Although a minority, but still a large number of souls to be fed, Catholics had been catered for intermittently in private houses at first, then at the American School, (until that school’s recent project of refurbishment put an end to the regular masses) and in the 1990’s at the two successive parish centres rented for the purpose around Doha.  Such frequent moves lend poignancy to the lines in the hymn “so everyday, we’re on our way, cause we’re a travelling wandering race!  We’re the people of God,” which sometimes seem to have been written for the expatriates community.  There was therefore a new spirit of optimism and joy when the announcement was made by the Italian Ambassador Signor Ignatio Di Pashi, on 30 December 1999 to the Gulf Times, which was then relayed through the BBC world service, that the Catholic faithful could officially look forward to having a permanent church in Doha.

Fr. Lester Mendonsa, an incardinated priest, came to Doha in 2002, in a  time when catholics were high in spirit of hope.  And on 10 October 2003, the Catholic Church in Qatar which was then housed in a rented premises in Ras Abu Aboud, was officially dedicated to Our Lady of the Rosary, hence the name Catholic Church of Our Lady of the Rosary.

Fr. Tomasito Veneracion, OFM, Cap. was the  acting parish priest from October 2005 and formally appointed as parish priest to the Catholic Church of Our Lady of the Rosary on 22 January 2006;  and together with five other priests from the Order of Friar Minor, Capuchin, namely Fr. Youssef Youssef, Fr. Selvaraj Arockiam, Fr. Jose Thachukunnel, Fr. Gaspar Fernandes, and  Fr. Andrew Francis, and with Fr. Mathew Punakulathil a diocesan priest, they all served the approximately 100,000 regular catholics in Doha.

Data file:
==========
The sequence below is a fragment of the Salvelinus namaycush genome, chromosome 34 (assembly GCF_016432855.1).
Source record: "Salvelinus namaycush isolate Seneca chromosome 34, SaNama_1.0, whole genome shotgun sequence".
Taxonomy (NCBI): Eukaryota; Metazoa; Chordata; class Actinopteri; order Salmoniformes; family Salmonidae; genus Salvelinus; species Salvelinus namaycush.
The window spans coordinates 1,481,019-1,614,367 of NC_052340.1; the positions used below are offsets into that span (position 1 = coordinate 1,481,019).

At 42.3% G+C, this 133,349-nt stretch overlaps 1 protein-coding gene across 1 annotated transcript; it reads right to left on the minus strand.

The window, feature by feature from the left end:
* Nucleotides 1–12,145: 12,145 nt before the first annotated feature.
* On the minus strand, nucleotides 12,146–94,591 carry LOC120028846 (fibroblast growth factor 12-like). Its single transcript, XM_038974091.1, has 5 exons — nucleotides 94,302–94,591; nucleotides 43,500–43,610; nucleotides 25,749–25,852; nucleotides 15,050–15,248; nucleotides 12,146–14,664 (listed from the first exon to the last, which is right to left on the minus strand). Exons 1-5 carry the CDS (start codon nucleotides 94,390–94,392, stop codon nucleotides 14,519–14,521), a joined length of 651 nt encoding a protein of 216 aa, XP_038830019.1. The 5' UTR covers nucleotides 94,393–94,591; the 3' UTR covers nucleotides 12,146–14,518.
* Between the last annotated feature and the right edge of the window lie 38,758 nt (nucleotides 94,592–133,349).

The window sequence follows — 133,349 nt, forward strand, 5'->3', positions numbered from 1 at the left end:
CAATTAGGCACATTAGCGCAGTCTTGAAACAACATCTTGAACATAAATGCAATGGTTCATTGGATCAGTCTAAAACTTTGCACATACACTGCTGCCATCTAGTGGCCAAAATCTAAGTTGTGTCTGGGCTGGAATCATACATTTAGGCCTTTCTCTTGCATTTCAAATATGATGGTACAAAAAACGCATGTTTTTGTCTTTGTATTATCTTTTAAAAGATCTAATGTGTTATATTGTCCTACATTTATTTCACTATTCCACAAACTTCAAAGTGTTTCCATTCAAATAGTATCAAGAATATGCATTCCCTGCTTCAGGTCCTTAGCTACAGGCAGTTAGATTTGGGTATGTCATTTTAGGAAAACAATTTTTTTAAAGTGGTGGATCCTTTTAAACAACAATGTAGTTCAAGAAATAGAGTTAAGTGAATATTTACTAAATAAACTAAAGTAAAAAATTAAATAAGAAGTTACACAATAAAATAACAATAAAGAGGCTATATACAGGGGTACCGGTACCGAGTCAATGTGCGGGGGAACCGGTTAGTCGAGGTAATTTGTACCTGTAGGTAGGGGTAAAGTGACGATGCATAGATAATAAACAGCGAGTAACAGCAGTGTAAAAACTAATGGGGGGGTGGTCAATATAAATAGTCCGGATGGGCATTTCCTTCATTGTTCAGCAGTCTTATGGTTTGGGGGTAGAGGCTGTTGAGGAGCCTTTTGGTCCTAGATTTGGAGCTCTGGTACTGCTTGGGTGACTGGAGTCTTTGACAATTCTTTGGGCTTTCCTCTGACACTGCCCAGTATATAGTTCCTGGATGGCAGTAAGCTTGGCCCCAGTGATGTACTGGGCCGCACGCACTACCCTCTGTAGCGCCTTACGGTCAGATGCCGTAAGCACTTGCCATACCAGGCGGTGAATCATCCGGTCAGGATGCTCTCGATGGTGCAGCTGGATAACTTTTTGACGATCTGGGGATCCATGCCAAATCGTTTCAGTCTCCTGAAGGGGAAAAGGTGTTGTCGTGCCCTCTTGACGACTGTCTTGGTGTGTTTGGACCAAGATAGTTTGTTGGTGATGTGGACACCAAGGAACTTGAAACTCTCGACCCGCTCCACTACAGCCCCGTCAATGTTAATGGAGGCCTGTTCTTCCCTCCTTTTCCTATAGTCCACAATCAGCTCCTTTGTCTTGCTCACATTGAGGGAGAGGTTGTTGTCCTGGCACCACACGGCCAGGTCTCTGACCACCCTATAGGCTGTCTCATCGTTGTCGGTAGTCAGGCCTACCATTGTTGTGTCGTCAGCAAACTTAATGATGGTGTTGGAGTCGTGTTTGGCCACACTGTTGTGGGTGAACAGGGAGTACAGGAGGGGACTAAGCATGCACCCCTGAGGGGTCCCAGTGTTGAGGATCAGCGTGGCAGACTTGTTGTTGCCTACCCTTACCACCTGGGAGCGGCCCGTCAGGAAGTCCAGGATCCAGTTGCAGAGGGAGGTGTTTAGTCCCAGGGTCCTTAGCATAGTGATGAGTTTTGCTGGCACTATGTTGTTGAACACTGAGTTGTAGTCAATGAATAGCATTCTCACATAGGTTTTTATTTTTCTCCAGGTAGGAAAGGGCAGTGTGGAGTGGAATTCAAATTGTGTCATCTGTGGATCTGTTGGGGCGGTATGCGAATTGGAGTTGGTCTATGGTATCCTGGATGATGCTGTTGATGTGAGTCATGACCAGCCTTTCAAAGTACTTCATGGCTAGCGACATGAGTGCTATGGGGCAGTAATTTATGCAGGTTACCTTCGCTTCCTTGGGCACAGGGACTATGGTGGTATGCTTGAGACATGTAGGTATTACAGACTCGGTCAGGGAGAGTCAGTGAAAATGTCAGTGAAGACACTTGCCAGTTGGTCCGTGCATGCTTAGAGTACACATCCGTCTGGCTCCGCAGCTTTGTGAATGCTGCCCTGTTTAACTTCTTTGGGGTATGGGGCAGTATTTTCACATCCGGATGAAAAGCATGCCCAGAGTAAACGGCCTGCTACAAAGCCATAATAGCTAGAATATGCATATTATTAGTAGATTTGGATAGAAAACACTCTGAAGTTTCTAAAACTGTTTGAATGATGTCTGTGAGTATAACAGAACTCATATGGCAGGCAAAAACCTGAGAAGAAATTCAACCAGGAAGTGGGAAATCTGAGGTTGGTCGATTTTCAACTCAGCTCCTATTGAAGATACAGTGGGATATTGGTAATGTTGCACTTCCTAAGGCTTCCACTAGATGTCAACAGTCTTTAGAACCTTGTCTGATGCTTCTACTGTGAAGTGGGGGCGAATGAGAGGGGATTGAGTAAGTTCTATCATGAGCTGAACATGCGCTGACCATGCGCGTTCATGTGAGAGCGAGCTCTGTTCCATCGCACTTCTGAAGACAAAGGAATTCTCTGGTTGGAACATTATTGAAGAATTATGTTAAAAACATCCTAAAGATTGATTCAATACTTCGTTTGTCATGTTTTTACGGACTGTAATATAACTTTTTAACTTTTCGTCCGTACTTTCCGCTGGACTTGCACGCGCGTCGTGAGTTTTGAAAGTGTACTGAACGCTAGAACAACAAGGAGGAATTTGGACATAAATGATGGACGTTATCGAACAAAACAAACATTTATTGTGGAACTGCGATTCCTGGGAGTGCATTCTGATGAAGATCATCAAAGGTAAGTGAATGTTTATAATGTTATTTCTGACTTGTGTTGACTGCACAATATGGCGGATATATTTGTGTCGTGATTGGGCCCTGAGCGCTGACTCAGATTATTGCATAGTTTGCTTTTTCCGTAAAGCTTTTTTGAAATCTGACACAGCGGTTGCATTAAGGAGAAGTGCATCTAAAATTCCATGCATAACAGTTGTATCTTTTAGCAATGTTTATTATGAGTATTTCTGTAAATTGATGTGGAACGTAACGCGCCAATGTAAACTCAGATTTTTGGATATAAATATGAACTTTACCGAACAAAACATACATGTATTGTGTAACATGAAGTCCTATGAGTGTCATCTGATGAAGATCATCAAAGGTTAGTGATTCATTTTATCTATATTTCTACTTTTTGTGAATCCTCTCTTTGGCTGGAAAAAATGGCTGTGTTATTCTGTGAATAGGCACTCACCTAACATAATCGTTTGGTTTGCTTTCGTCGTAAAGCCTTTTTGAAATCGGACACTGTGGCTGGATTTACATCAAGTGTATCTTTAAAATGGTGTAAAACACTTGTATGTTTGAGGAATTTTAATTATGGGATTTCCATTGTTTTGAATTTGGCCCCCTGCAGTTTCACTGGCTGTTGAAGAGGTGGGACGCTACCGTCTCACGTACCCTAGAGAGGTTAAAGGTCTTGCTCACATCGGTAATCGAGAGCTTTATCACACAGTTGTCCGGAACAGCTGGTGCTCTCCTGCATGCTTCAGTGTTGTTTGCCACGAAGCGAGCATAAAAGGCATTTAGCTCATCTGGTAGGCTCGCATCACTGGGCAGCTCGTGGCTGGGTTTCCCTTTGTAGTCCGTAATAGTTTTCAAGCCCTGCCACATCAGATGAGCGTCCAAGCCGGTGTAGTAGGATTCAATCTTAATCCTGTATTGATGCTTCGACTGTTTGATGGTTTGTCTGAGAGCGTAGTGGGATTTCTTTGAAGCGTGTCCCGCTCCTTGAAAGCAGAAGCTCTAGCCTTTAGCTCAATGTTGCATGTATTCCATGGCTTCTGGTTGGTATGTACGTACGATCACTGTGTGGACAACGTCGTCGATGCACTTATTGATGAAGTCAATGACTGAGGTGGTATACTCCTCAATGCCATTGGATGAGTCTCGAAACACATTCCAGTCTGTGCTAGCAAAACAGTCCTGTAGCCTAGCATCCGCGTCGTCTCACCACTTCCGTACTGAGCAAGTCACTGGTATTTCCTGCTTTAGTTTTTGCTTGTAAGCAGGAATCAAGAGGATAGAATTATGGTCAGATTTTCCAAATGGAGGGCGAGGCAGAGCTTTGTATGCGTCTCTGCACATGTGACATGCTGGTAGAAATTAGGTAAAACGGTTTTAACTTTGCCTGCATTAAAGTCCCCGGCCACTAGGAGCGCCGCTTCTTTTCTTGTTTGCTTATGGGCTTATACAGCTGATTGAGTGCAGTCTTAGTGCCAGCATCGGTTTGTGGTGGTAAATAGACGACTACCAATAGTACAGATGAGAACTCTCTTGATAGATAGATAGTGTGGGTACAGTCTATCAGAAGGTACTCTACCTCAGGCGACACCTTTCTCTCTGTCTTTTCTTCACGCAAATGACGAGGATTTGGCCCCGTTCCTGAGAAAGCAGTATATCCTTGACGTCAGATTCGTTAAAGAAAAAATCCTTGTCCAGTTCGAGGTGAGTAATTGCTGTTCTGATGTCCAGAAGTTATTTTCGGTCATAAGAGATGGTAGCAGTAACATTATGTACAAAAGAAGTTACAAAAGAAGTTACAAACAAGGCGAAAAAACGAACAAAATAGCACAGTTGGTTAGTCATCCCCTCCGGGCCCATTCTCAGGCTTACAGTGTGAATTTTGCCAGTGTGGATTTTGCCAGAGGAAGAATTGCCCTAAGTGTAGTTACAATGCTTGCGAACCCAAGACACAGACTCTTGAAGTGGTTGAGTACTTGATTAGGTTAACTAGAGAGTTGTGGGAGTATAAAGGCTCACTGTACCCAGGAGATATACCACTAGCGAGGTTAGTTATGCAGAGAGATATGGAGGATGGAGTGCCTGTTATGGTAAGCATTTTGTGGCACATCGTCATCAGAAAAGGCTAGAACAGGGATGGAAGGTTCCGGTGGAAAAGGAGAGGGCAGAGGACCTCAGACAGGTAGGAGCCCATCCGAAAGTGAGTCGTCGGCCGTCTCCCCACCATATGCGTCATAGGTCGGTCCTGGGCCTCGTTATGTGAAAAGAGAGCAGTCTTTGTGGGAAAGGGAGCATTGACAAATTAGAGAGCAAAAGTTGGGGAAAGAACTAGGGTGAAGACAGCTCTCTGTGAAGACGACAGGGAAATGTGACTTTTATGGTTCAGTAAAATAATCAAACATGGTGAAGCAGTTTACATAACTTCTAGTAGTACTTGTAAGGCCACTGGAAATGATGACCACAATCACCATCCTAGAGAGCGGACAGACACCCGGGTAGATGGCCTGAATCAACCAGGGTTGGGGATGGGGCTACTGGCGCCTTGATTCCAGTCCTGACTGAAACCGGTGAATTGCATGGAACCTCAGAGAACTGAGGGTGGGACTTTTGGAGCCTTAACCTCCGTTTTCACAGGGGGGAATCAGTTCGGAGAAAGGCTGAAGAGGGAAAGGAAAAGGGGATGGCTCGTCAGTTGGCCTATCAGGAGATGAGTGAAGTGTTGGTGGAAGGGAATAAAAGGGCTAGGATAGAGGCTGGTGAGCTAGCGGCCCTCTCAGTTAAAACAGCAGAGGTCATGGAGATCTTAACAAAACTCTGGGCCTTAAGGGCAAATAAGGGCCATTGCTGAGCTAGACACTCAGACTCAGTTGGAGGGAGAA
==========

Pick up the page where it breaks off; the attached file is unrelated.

It was not until 2004 that Bishop Bernard G. Gremoli, also a Capuchin, who visited Doha Catholics every year and regularly, extended his gratitude to the authorities for allowing the Christians to worship in private;  and on that same occasion  the Bishop requested the government of Qatar for a piece of land to build a church.  Finally, with God’s grace  the Bishop received the news from the government that a piece of land had been granted. 

In 15th of March 2008, the Catholic faithful in Qatar celebrated the much awaited event, the inauguration of the majestic Catholic Church of Our Lady of the Rosary in Mesaimeer Area.  It was a  glorious day for the mother church and for the Catholic faithful to witness the fulfillment of their dream, to have a house of worship in this country.  The multi cultural community of catholic faithful feels safe and blessed to celebrate publicly some of its varied festivals. 

Today, the Catholic Church of Our Lady of the Rosary is a prominent landmark in the Religious complex, serving the Catholic faithful in Qatar.